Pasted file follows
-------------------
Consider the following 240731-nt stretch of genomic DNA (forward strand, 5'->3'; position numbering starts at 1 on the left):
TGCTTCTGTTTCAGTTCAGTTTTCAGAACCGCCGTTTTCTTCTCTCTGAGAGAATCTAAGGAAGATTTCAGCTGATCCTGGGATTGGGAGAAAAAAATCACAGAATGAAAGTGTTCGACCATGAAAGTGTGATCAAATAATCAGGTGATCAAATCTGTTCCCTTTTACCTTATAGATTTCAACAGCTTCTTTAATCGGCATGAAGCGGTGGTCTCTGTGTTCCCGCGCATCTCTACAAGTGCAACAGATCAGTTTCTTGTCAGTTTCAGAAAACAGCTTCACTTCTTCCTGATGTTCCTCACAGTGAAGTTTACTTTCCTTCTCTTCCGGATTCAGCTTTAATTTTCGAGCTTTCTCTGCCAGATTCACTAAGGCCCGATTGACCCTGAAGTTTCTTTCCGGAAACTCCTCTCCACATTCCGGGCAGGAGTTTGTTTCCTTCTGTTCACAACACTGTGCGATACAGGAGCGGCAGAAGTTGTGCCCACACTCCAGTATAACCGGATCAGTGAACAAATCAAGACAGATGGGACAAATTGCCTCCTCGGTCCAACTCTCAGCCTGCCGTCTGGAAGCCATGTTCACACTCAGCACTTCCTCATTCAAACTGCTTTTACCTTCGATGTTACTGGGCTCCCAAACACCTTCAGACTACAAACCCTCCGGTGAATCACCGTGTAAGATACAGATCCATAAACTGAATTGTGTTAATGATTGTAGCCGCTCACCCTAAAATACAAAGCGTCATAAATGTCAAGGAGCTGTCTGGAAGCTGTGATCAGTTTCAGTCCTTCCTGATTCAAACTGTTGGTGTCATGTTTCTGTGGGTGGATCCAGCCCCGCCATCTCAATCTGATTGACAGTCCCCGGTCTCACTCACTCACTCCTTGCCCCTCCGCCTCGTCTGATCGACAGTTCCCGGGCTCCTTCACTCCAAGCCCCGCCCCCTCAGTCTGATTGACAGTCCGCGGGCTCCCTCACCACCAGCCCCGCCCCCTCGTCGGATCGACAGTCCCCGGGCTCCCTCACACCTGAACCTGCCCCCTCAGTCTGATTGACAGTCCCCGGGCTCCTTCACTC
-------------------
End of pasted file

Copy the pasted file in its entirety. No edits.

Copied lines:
Consider the following 240731-nt stretch of genomic DNA (forward strand, 5'->3'; position numbering starts at 1 on the left):
TGCTTCTGTTTCAGTTCAGTTTTCAGAACCGCCGTTTTCTTCTCTCTGAGAGAATCTAAGGAAGATTTCAGCTGATCCTGGGATTGGGAGAAAAAAATCACAGAATGAAAGTGTTCGACCATGAAAGTGTGATCAAATAATCAGGTGATCAAATCTGTTCCCTTTTACCTTATAGATTTCAACAGCTTCTTTAATCGGCATGAAGCGGTGGTCTCTGTGTTCCCGCGCATCTCTACAAGTGCAACAGATCAGTTTCTTGTCAGTTTCAGAAAACAGCTTCACTTCTTCCTGATGTTCCTCACAGTGAAGTTTACTTTCCTTCTCTTCCGGATTCAGCTTTAATTTTCGAGCTTTCTCTGCCAGATTCACTAAGGCCCGATTGACCCTGAAGTTTCTTTCCGGAAACTCCTCTCCACATTCCGGGCAGGAGTTTGTTTCCTTCTGTTCACAACACTGTGCGATACAGGAGCGGCAGAAGTTGTGCCCACACTCCAGTATAACCGGATCAGTGAACAAATCAAGACAGATGGGACAAATTGCCTCCTCGGTCCAACTCTCAGCCTGCCGTCTGGAAGCCATGTTCACACTCAGCACTTCCTCATTCAAACTGCTTTTACCTTCGATGTTACTGGGCTCCCAAACACCTTCAGACTACAAACCCTCCGGTGAATCACCGTGTAAGATACAGATCCATAAACTGAATTGTGTTAATGATTGTAGCCGCTCACCCTAAAATACAAAGCGTCATAAATGTCAAGGAGCTGTCTGGAAGCTGTGATCAGTTTCAGTCCTTCCTGATTCAAACTGTTGGTGTCATGTTTCTGTGGGTGGATCCAGCCCCGCCATCTCAATCTGATTGACAGTCCCCGGTCTCACTCACTCACTCCTTGCCCCTCCGCCTCGTCTGATCGACAGTTCCCGGGCTCCTTCACTCCAAGCCCCGCCCCCTCAGTCTGATTGACAGTCCGCGGGCTCCCTCACCACCAGCCCCGCCCCCTCGTCGGATCGACAGTCCCCGGGCTCCCTCACACCTGAACCTGCCCCCTCAGTCTGATTGACAGTCCCCGGGCTCCTTCACTC